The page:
Manatee

Music Showcase

SXSW Live Shots
Photo By Gary Miller

Manatee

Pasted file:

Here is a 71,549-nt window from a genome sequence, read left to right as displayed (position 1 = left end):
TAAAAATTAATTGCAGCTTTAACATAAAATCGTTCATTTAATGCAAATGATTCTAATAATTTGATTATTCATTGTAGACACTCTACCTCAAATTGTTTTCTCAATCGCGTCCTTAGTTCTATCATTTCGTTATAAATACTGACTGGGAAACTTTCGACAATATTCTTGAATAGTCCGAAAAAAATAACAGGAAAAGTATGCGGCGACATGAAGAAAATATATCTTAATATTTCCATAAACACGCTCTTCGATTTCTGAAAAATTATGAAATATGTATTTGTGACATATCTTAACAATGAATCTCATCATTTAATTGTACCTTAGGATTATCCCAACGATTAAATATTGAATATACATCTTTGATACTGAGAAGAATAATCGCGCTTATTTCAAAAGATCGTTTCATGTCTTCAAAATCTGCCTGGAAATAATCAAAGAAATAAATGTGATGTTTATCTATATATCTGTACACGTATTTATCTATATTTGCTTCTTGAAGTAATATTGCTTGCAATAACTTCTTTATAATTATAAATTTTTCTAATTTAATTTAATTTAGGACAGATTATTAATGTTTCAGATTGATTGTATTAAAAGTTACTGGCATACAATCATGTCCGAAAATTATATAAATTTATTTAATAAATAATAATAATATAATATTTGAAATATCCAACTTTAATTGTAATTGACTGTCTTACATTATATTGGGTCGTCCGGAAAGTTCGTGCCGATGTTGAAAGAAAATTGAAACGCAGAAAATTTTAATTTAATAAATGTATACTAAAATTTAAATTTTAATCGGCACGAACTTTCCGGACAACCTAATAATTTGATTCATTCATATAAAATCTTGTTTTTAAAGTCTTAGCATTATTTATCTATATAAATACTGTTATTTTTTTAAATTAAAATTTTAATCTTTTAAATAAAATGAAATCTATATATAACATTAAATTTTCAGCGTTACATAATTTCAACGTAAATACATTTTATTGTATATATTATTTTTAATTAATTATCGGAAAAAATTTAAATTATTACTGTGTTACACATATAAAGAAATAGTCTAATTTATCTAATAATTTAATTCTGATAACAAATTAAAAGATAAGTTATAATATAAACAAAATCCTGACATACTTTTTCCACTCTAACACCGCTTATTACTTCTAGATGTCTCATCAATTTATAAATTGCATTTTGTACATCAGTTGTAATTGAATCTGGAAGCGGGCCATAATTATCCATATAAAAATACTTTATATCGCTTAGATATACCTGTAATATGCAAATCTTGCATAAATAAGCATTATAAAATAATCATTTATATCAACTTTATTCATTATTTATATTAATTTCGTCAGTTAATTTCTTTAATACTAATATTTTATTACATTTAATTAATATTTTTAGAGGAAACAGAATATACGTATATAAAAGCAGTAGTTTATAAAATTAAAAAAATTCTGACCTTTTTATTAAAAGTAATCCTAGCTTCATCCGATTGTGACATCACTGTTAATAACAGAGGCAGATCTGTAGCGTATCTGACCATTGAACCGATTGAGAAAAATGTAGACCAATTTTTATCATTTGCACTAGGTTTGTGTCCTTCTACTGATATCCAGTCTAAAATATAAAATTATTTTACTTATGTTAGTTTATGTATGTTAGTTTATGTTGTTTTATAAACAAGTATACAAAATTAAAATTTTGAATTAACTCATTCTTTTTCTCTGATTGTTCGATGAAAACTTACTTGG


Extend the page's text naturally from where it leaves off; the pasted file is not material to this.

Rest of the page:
Back Room, Wednesday, March 12 The dank confines of the Back Room's live music half were well filled by 8:45pm, a strange occurrence during a regular night, an even stranger development during SXSW given the club's off-the-beaten-path location. Perhaps folks were there to hear the melodic punk sounds of showcase opener Air Tight Alibi. Perhaps it was fun-zies associated with the conference's first night. Or perhaps the crowd was there to experience Austin's Manatee deliver some meaty cuts from their critics' fave debut, Music Is Useless. Not fearing punctuality, the local foursome came out sluggin' with a charged opener that remunerated the crowd's patience. Using the amplitude merchant's standard tools -- Ampeg bass cabinets, Marshall heads, and a sternum-cracking kick drum -- Manatee showed off impressive chops on their ripping originals. A more staccato number, the second tune went over less well with the crowd, which applauded politely. Regaining momentum, the boys launched into "A Sound to Spite the Silence," their debut's pointed opener, as stop-start as indecisive emotions and anthemic in spite of the band's problems hearing their vocals. Plainly introduced by SG-slung guitarist Aaron Franco with, "We Are Manatee," the follow-up featured harmony vocals that might sound like XTC after a box of cheap beer. Band members mouthed lyrics while vocalist Chris Vanlandingham sang the next, the resulting intensity fueling the crowd, who repaid the band with increasing approbation. Like all their work, the subsequent tune eschewed greedy solos for songcrafting and moodshifting. Wisely closing their set with a scream-spiced, bedrock-drilling number, one hopes that Manatee will put those extra singing voices to a microphone and write some more pounders, since their 35-minute set was far too short. When they do, they'll be headlining their next SXSW showcase slot.

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